“Malique was one of the people who when he was up here (for his REU), we enjoyed having him in the lab, and he got along so well with everyone,” said Biddle, who was recently selected as a recipient of the American Geophysical Union’s 2021 Joanna Simpson Medal. “He did such great work that I looked at him and said, ‘You should come back’ so we were able to get him back after he finished his senior year."

In Jennifer Biddle's laboratory
TreVaughn Ellis (center) worked with UD Prof. Jennifer Biddle and Malique Bowen (right) on Bowen's thesis project, which is focused on trying to determine the health of local waterways.

Having moved through the REU program during summer 2019 and now having spent a year as a graduate student with Biddle, Bowen was able to serve as a mentor for Ellis this summer, giving both of them valuable experiences and making their research more successful.

While Ellis is too young for graduate school, Biddle said that she would be more than happy to have him back down the line.

“He’s been great. One of his recommendation letters said that he was a professor’s dream of a student and I have to say, he’s lived up to that letter. He’s been a fantastic co-worker, a fantastic learner and just a great teammate in terms of supporting everyone,” said Biddle.

In the research Ellis did with Biddle and Bowen this summer, he investigated harmful bacteria in local waterways and whether that bacteria is the result of human activity or animal waste.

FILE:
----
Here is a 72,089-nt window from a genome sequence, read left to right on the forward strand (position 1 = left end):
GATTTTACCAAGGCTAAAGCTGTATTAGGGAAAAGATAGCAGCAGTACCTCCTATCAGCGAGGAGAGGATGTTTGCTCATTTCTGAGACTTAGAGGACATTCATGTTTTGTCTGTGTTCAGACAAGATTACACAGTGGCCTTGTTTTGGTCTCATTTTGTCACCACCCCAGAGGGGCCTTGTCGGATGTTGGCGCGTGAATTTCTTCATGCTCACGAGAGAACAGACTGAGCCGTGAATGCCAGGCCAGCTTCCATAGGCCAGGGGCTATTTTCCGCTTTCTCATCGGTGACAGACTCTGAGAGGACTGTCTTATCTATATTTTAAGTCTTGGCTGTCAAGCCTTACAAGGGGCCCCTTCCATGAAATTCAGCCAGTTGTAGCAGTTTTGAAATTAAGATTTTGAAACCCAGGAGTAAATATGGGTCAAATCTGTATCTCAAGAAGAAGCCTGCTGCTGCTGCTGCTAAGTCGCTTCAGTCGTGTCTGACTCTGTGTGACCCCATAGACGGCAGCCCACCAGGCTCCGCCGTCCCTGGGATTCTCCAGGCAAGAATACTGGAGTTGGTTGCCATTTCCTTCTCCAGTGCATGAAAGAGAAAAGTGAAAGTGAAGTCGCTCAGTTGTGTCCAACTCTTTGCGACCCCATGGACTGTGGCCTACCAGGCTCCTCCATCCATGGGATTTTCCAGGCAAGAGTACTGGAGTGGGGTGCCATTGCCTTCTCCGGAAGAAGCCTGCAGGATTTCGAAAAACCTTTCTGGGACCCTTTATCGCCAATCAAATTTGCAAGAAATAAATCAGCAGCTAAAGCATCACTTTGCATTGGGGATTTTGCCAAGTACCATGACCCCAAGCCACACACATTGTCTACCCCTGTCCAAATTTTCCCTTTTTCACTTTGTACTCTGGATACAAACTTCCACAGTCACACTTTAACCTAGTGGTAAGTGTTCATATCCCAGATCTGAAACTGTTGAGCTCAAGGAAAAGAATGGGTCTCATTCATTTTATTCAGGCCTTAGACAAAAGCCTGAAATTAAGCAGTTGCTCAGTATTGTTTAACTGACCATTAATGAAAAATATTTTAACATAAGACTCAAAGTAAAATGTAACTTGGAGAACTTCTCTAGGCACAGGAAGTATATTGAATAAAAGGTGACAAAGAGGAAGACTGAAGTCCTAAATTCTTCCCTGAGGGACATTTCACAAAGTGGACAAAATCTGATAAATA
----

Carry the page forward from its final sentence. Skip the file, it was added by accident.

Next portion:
“We wanted to catalogue the different microbes that are in the animals,” said Biddle, professor in the School of Marine Science and Policy. “TreVaughn has helped in terms of trying to see if the animal microbes are actually distinguishable—can we tell the difference between, say, a rabbit and a goat?”

Ellis worked both in the lab studying bacteria and out in the field collecting water samples from local waterways. He said that while there have been some noticeable patterns that have popped up, with only 10 weeks to conduct the research, his REU work has raised more questions that need to be answered.

“Right now, there are definitely trends showing that diet is a big influencer and the digestive system has been showing similarities,” said Ellis. The samples from carnivores, for instance, looked different than the samples from domesticated animals, which all looked similar. “There’s a lot of future questions that can be asked and analyzed, and with my work here, I think I started that pathway to help Malique with his thesis because ultimately, this is all under his umbrella.”

In addition to conducting research, Ellis said that the REU had been beneficial in a number of other ways.

The participants trawled for marine species using the R/V Joanne Daiber and participated in a marsh walk. They also got to hear from UD faculty and Delaware Sea Grant professionals, as well as doctoral and postdoctoral students in seminars about their line of work and their research.

For Ellis, perhaps the most beneficial aspect outside of the lab work was getting to interact with his fellow REU students—all of whom were conducting research much different than his own—as well as current UD graduate students.

“A big part of the experience was the graduate students because they added a human element to the science experience,” said Ellis. “From the activities that they would hold and some of the down-to-earth, real-life, unfiltered advice about graduate school and science. There is an image of what science and scientists look like, sometimes portrayed in media or even some realms of academia, and I feel like coming here, all of those borders were broken with all the different presenters and the ways I’ve interacted with the graduate students.”